PSA: Digital scammers will try to scam you

I got a fun reminder last night that there a lot of greasy people out there doing a whole lot of greasy shit unto others. Last night, I was taken on a walk down memory lane: I received an email with an old password I used to use in the subject line. Here's what was inside. I've removed the  password from the mix, for obvious reasons:

_________ is yoũr passphrasęs. Lets get right to the point. No person has paid me to check about you. You do nŏt know me and you're mŏst likely wondęrİng why you're getting this e-mail?

İ installed a softwāre on thę adũlt vidęo clips (porno) web-site and gũess what, yoũ visited this site to have fun (yŏu know what i mean). While yŏu were vİęwing vidęŏ clİps, yŏur internet browsęr startęd working as a RDP that has a kęy logger which prŏvided me with āccessİbİlity to your screen ās well as cām. Jũst aftęr thāt, my software gāthered all yoũr cŏntacts from your Messenger, socİal networks, as well ās e-maİlaccount. after thāt i created ā video. 1st part shows the video yoũ were vİewing (you've got a nice tastę lmao), ānd nęxt part displays the ręcordİng ŏf your web cām, yea its yoũ.

Yŏũ actually hāvę two diffęręnt possİbilities. Shall we explŏre these types ŏf choices in āspęcts:

First optİon is tŏ neglect this messāgę. in thİs case, i ām going to sęnd your vęry own video to each one of yoũr contacts and also yoũ can easİly İmāgine ręgarding the humiliātİŏn you will definitely get.

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Amazon won't say how many accounts were affected in security lapse

Amazon admits that it leaked some users' email addresses and names. But it's not saying how the information was exposed, how many were affected, or otherwise talking to those affected or to the press. From the sound of things, it'll be a Christmas miracle if anyone finds out.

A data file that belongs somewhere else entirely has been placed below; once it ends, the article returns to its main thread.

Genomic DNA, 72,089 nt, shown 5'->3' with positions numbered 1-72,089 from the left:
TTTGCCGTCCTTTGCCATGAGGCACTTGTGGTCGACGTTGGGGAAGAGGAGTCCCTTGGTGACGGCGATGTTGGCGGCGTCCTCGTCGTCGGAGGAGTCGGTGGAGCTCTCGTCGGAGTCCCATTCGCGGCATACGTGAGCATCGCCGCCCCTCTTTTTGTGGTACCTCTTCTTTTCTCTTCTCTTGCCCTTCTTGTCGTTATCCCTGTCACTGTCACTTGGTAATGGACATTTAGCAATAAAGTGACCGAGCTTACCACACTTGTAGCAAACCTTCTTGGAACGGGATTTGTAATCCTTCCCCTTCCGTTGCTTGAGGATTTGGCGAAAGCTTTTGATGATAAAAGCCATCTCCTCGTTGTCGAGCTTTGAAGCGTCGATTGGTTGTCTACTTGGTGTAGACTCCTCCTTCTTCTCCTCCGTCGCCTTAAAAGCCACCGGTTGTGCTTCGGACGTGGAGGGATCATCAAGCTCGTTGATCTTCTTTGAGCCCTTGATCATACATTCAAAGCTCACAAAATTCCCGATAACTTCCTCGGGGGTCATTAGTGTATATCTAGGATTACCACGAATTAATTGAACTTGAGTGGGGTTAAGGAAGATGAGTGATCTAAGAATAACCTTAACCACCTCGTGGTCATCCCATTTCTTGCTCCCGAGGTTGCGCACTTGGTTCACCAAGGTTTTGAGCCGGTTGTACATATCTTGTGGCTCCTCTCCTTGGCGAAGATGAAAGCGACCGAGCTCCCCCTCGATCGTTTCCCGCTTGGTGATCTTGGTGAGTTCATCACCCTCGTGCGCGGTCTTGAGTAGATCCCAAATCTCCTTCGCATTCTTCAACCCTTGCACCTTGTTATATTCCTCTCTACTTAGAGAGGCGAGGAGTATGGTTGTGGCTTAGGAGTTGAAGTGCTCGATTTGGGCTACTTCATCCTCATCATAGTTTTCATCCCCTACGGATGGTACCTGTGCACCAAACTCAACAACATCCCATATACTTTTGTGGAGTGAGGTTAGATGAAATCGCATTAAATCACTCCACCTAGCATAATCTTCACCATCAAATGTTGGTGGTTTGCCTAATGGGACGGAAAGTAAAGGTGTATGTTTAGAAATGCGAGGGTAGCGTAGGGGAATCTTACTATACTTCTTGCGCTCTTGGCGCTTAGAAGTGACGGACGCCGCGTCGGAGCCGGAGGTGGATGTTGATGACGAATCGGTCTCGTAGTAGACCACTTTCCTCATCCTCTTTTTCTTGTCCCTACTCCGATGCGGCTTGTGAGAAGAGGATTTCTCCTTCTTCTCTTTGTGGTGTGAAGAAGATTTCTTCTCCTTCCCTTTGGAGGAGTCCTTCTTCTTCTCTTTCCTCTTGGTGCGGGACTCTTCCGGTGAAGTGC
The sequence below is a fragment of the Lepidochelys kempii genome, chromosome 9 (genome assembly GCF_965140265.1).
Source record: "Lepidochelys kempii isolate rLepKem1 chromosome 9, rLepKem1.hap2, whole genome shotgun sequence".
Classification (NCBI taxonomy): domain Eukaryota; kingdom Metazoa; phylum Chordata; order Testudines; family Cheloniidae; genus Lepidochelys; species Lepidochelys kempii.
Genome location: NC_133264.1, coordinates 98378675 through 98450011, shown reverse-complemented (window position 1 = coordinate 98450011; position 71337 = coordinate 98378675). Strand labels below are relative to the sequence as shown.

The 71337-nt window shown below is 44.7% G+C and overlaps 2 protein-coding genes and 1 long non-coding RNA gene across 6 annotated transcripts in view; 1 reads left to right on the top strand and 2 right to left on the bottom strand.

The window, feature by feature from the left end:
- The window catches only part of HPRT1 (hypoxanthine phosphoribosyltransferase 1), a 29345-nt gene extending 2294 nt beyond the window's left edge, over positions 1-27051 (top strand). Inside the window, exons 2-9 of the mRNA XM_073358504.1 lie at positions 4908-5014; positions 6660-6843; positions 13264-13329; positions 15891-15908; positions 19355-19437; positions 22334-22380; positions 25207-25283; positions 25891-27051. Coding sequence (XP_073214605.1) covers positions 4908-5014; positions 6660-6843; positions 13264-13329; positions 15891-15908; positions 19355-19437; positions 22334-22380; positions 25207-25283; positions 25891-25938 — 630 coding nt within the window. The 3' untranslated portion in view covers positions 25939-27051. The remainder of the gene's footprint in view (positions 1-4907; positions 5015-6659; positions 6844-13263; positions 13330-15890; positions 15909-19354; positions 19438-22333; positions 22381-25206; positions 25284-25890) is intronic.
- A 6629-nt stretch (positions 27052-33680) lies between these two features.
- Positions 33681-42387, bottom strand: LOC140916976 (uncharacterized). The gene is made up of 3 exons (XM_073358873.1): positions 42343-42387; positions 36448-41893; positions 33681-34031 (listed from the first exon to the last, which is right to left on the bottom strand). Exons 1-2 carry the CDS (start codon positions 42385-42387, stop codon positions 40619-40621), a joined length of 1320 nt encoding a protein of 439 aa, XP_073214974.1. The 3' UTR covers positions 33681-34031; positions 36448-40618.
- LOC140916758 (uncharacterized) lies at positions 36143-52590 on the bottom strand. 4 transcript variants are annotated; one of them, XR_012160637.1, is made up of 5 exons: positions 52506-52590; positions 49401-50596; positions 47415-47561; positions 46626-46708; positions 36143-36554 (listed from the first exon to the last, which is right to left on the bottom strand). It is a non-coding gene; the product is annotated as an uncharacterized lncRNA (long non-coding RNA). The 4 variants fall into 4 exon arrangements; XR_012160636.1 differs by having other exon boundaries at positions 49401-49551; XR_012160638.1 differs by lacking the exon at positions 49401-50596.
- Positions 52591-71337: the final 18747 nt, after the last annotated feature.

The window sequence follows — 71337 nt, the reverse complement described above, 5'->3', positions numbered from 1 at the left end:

From TechCrunch:

TechCrunch that the issue exposed names as well as email addresses. “We have fixed the issue and informed customers who may have been impacted.” The company emailed all impacted users to be cautious.

In response to a request for specifics, a spokesperson said the company had “nothing to add beyond our statement.” The company denies there was a data breach of its website of any of its systems, and says it’s fixed the issue, but dismissed our request for more info including the cause, scale and circumstances of the error.

I guess the good news is that those who Amazon is certain of having been affected by their leaky ship have been contacted via email and told the following:

“We’re contacting you to let you know that our website inadvertently disclosed your email address due to a technical error... The issue has been fixed. This is not a result of anything you have done, and there is no need for you to change your password or take any other action.”

What a relief. After all, Who wants to know how or why a snafu that could have a deep impact on their personal finances occurred. Give me a vague explanation of a serious issue, any day. Read the rest